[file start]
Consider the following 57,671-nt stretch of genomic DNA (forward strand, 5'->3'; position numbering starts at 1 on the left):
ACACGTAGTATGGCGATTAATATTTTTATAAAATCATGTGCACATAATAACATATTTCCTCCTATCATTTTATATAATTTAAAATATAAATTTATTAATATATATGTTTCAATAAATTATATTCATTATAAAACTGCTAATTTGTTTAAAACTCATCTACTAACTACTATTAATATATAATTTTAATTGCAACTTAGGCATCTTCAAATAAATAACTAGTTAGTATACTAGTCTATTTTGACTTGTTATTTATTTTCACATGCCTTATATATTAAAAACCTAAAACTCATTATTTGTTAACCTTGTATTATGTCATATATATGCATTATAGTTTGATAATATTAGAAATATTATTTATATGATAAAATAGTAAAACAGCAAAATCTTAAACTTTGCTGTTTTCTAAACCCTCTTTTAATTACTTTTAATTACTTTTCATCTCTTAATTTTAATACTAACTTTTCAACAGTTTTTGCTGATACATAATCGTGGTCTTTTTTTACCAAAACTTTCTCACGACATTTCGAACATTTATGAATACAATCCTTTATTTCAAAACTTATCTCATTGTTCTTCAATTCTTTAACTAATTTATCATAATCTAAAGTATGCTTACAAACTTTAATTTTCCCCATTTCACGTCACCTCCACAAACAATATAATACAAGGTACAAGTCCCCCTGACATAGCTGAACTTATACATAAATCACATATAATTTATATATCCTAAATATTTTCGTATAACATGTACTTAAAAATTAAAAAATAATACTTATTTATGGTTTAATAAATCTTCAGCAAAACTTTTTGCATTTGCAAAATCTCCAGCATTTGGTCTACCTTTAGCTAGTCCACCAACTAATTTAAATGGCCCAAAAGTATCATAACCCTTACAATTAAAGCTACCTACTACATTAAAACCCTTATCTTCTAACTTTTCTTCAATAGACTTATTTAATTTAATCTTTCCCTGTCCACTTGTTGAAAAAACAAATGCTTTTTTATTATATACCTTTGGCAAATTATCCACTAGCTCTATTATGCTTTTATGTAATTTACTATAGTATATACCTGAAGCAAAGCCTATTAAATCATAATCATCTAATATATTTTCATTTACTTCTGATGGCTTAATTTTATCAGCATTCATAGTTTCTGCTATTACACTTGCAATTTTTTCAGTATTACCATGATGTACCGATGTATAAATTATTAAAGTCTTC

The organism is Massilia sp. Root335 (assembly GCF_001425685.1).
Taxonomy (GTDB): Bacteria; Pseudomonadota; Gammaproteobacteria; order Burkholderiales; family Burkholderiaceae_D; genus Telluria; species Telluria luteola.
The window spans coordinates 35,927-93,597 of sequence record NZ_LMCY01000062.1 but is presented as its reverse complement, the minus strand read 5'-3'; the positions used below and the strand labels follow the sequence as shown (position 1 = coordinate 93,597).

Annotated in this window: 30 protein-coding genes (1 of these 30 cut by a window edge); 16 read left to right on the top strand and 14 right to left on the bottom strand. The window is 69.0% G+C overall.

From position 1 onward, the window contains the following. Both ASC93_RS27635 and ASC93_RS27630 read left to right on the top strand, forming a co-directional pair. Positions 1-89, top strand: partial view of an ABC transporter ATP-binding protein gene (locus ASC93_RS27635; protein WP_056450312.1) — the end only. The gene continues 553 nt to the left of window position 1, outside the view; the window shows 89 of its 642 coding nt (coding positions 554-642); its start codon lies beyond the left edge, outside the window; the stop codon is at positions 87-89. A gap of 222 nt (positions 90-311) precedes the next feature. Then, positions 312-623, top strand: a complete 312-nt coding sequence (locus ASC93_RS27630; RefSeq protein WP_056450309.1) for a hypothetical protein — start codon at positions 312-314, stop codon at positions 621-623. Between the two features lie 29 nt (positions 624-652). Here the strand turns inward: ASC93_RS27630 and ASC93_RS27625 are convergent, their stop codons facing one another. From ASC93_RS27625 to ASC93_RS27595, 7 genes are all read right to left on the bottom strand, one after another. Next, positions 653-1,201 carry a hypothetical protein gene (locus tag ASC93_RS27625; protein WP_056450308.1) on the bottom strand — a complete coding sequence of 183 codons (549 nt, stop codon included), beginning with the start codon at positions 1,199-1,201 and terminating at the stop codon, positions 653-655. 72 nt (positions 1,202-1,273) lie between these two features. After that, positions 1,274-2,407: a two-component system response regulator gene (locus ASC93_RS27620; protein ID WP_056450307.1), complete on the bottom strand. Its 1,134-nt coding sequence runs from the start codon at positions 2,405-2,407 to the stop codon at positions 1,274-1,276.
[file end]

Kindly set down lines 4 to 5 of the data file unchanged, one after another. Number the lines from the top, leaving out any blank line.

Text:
Taxonomy (GTDB): Bacteria; Pseudomonadota; Gammaproteobacteria; order Burkholderiales; family Burkholderiaceae_D; genus Telluria; species Telluria luteola.
The window spans coordinates 35,927-93,597 of sequence record NZ_LMCY01000062.1 but is presented as its reverse complement, the minus strand read 5'-3'; the positions used below and the strand labels follow the sequence as shown (position 1 = coordinate 93,597).